A FIVE-YEAR-OLD child received a needle-stick injury at a skate park at Brighton, on Hobart’s northern fringes, yesterday morning prompted a police warning to parents.
Acting Inspector Jason Hutcheon, of the Bridgewater police, said the child was at the skate park in Seymour St with its parents and two siblings, aged three and eight.
While playing hide and seek in nearby bushes, the five-year-old was pricked on a discarded syringe.
“If the use of drugs is not irresponsible enough, the fact that these offenders cannot be trusted to safely dispose of used syringes is very disappointing,” Police Insp Hutcheon said.
The sentiment isvery true and responsibility lies with those who discard syringes and needles so casually. However, responsibility must be shared, at least in part, by Local Authorities and others who collectively fail to manage illicit drug use. Among many other approaches, this might include the availability of sharps bins in selected areas, free needle exchange schemes and regular and prompt clearing of needle finds with regular patrols of needle ‘hot-spots’.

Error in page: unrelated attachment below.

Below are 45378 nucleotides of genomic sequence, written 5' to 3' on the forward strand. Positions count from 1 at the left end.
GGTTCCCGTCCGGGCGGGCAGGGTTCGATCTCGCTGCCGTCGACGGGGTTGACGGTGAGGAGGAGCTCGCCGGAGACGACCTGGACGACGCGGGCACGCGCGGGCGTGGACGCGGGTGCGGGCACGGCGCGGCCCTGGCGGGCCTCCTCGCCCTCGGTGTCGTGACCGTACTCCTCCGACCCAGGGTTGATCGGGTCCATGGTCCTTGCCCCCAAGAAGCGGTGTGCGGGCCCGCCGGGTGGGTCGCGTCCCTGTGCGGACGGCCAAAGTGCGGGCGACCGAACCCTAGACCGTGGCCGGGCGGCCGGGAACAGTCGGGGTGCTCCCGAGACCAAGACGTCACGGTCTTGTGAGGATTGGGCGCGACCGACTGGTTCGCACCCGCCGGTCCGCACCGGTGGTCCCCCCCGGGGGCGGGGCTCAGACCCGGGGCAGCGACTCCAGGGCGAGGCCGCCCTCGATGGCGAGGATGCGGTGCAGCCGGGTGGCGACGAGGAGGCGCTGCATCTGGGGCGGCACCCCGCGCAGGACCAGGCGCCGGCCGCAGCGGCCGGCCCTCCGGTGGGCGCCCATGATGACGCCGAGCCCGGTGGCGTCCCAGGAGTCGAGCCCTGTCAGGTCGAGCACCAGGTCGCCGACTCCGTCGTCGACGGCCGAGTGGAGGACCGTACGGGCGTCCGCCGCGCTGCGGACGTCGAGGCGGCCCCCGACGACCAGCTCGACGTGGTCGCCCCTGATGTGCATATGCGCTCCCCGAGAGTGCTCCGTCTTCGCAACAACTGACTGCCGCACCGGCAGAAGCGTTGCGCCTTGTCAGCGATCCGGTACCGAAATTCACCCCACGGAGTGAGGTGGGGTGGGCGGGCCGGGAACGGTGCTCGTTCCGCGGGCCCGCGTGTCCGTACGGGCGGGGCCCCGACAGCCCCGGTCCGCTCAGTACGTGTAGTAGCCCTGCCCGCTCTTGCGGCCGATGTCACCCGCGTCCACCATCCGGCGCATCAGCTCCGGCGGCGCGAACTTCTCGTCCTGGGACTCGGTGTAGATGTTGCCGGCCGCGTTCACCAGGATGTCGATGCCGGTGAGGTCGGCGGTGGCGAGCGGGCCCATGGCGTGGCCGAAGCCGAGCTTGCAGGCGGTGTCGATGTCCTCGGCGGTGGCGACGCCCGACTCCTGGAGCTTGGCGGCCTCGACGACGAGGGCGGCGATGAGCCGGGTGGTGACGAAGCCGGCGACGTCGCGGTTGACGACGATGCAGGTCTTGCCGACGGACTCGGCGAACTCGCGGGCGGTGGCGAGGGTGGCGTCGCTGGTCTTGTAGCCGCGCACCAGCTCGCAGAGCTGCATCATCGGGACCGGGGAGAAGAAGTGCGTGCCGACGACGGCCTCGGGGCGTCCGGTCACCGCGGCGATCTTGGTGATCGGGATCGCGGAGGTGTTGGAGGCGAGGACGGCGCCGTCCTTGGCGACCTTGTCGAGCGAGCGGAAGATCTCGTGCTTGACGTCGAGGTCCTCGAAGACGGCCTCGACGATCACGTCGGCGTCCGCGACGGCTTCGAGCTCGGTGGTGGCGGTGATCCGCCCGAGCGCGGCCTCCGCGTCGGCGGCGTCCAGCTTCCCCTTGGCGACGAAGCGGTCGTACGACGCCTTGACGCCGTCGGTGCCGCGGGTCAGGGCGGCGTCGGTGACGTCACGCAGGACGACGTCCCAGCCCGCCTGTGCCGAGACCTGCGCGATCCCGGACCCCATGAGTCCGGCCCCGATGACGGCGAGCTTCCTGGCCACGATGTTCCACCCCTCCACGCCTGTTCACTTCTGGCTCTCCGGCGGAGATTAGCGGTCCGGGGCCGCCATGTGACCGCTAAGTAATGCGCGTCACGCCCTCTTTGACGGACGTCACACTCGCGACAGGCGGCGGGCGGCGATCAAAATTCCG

A previously published audit suggested that UK Local Authorities respond only poorly to the clearing of discarded sharps. A further updated audit is almost complete and the results will be analysed in detail and published in the New Year. However, it seems so far that things haven’t improved substantially, with most Local Authorities promising, at best, a rather tardy and restricted service to the community.